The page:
UGANDA – An outbreak of Clostridial Diseases persists in Uganda, enormously affecting livestock farmers.
Clostridial diseases are a group of severe diseases caused by Clostridia bacteria found in soil and sometimes in faecal matter where they can survive for long periods of time. They are most frequent during the dry season.
The common diseases are tetanus, blackleg, pulpy kidney, botulism and enterotoxemia.
Most clostridial bacteria occur naturally in the infected animal’s gut where they form highly resistant spores which pose a threat to the animal’s life.
The clinical signs of clostridial diseases include a sudden onset of lameness, high fever and swollen limbs. Death usually follows within 12 to 36 hours.
In Uganda, the first case was reported at the end of the last year in Rwemikoma Sub-county and the disease has spread throughout other counties like Engari County and Kazo, Buremba, Nkungu, Kanoni and Kazo sub-counties.
Farmers are reporting the deaths of their cattle with John Miremba, a resident of Nkungu village, saying that he has lost 10 cattle in the past two weeks.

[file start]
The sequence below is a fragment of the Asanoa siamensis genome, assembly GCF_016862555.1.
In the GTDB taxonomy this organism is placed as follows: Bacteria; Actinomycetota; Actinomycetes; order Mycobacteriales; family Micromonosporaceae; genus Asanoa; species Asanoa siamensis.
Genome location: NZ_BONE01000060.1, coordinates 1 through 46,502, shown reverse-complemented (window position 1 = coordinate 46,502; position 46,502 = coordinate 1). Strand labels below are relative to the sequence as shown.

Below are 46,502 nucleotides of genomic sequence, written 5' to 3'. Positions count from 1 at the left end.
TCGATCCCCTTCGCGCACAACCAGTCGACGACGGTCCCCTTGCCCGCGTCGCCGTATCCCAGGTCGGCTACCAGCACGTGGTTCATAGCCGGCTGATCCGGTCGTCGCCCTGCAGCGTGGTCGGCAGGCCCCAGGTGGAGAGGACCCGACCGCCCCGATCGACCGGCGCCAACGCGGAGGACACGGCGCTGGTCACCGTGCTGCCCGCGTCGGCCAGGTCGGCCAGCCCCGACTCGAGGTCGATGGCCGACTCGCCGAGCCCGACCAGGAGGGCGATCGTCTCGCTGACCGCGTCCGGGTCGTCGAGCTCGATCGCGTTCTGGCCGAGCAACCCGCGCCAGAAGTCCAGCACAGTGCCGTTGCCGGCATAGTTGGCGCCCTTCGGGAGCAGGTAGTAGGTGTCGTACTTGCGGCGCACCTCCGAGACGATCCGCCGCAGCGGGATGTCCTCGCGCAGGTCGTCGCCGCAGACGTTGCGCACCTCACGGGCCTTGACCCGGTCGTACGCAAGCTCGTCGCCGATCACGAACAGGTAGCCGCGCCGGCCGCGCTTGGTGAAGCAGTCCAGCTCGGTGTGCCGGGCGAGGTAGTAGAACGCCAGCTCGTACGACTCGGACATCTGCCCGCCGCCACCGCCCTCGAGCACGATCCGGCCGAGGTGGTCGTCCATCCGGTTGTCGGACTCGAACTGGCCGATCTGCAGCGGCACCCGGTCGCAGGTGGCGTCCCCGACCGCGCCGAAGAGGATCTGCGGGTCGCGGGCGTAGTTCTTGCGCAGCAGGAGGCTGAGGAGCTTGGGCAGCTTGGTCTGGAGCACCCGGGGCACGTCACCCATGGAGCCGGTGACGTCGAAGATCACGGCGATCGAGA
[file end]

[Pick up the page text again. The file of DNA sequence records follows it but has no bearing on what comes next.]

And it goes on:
The sick animals presented symptoms like weight loss and low appetite and when they died, their lungs were found to be filled with fluid and the beef turned yellow, according to Miremba.
Other farmers are also reporting infected livestock, insisting that the loss is affecting their livelihoods.
Dr Ronald Kiyemba, a veterinary officer from Kazo district reported that a total of 571 cows have died since the outbreak of the disease.
He said that farmers have been taking their cattle for vaccination which proved futile and they, therefore, had to stop vaccinating the animals and resort to using the OX drug.
Oxytetracycline is a broad-spectrum antibiotic frequently used in veterinary medicine for gastrointestinal and respiratory system diseases mainly for aerobic microorganisms.
A Member of Parliament for Kazo District, Dan Kimosho, recently raised the issue as a matter of national concern to the floor of parliament.
In response, the Speaker of Parliament, Anitah Annet Among tasked the Ministry of Agriculture, Animal Industry and Fisheries (MAAIF) to conduct a study on the attack of cattle by clostridial diseases across the country.
In addition to vaccination as a preventive measure, animals should also receive supplementary protein and phosphorous.
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